1. This site uses cookies. By continuing to use this site, you are agreeing to our use of cookies. Learn More.
  2. Hi Guest, welcome to the TES Community!

    Connect with like-minded professionals and have your say on the issues that matter to you.

    Don't forget to look at the how to guide.

    Dismiss Notice

Why aren’t teachers treated as professionals anymore?

Discussion in 'Education news' started by TES_Rosaline, Oct 22, 2018.

  1. Jolly_Roger15

    Jolly_Roger15 Lead commenter

    Some academies are rather like Stasi-land, so I can understand some staff being tight-lipped about their opinions. They might be dubious of your motives for asking such questions, and afraid of flapping ears connected to tattling lips, which would relate what they say back to management.
     
    BubsyChicken and agathamorse like this.
  2. JosieWhitehead

    JosieWhitehead Star commenter

    This is what the Times Educational are providing aren't they? Teachers and retired teachers come here to share experiences and support each other both about teaching and other subjects. I do agree with Install.
     
    agathamorse likes this.
  3. thekillers1

    thekillers1 Lead commenter

    Interesting viewpoint. Please discuss :)
     
  4. scilady

    scilady New commenter

    There is evidence that the teachers in Northern Ireland get massively better GCSE results than those in England even though NI has higher poverty rates. So maybe mainland teachers are not as good as we think? Example is 2018 GCSE higher grades...NI 82%, UK (including grammar and private results) 69%. So on that measure comps in England are doing rather badly.....average comp below many secondary moderns in NI and Bucks too eg Cressex on 78%

    Also have you ever met a right wing teacher? Not exactly a profession known for lack of political bias is it?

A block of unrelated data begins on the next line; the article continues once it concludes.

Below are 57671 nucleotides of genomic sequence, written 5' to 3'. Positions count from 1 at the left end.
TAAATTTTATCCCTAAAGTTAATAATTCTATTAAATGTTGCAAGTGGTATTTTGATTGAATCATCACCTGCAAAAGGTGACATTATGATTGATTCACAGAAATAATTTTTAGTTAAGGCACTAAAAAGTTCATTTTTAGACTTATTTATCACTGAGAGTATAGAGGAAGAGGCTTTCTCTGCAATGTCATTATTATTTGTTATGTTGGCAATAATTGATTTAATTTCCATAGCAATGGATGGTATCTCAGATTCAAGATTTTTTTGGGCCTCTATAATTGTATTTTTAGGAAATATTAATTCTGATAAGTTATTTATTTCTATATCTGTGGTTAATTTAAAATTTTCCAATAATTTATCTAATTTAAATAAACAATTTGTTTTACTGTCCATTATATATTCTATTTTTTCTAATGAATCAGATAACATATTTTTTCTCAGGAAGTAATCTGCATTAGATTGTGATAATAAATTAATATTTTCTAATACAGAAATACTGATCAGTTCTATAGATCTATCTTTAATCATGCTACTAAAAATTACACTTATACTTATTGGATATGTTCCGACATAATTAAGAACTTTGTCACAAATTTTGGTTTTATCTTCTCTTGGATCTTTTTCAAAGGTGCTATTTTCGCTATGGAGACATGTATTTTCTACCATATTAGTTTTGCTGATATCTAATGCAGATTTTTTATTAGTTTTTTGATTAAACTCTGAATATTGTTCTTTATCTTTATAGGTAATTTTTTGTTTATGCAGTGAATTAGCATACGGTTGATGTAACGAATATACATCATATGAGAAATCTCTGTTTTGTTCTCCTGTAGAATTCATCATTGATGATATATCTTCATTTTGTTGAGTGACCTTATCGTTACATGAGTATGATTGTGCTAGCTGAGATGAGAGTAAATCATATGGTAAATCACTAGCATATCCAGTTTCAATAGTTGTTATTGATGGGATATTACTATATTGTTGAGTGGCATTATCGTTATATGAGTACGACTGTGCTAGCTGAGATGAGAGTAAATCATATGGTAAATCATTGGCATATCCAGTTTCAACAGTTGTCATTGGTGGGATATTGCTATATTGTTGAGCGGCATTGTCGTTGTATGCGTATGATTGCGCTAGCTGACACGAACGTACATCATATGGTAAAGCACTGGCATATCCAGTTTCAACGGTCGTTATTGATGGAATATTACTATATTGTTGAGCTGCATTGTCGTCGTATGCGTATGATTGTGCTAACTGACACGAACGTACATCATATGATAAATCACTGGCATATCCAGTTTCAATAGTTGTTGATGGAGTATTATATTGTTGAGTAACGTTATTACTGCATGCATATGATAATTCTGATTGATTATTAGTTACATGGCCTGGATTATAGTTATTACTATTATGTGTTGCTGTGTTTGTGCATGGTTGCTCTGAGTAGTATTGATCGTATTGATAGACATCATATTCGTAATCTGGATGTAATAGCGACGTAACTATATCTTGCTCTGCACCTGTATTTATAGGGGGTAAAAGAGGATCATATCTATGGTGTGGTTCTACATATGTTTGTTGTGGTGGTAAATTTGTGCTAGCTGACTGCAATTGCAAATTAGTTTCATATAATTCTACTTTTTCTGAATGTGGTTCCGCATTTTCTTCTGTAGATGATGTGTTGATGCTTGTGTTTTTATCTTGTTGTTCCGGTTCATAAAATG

5. nervousned

    nervousned Senior commenter

    They do different GCSEs in Northern Ireland so hardly a fair comparison. Perhaps schools In England would do better if they did those exams. At the moment there is no way to tell.
     
    drek and agathamorse like this.
  6. phlogiston

    phlogiston Star commenter

    One or two but not many, but that's not surprising.
    As I see it, right wingers are either comparatively prosperous business folk who feel overtaxed and over-regulated, and wish to reduce the impact of state interference, or they're workers outside the state system who again feel that the state is doing little for them.
    From where I sit, right wing governments want a small state (that's what they say) which means minimising taxes (although this is more illusory than real - no Government in my nearly 40 years of working life has changed my tax obligations so as I would notice). As far as teachers are concerned, Conservative Governments want to pay teachers as little as the market will allow and resource schools (and other public bodies) as meanly as they think the electorate will tolerate.
    Now I don't necessarily agree with what the tabloid papers call "tax and spend", but in the years when we've had a Tory Government, I've never felt they want to help me do the best job I can. Labour's not always been better, but they've at least tried to fund education and to support teachers.
     
  7. TCSC47

    TCSC47 Lead commenter

    And when you went home you were floating on air!!
     
    agathamorse likes this.
  8. TCSC47

    TCSC47 Lead commenter

    I remember one particular thing that set back teachers and that was Baker's (spit!) Parent's Charter. Why should we need a charter to tell parents what to expect of us if we were capable of behaving in a professional manner in the first place? There must be something wrong with the profession.

    I remember the year it came out and my parent's evening changing almost immediately from a pleasant discussion concerning my students to one of parent aggression demanding this that and the other for their children.
     
  9. Jolly_Roger15

    Jolly_Roger15 Lead commenter

    Some parents came along to criticise us our performance in the classroom, rather than that of their children.
     

Share This Page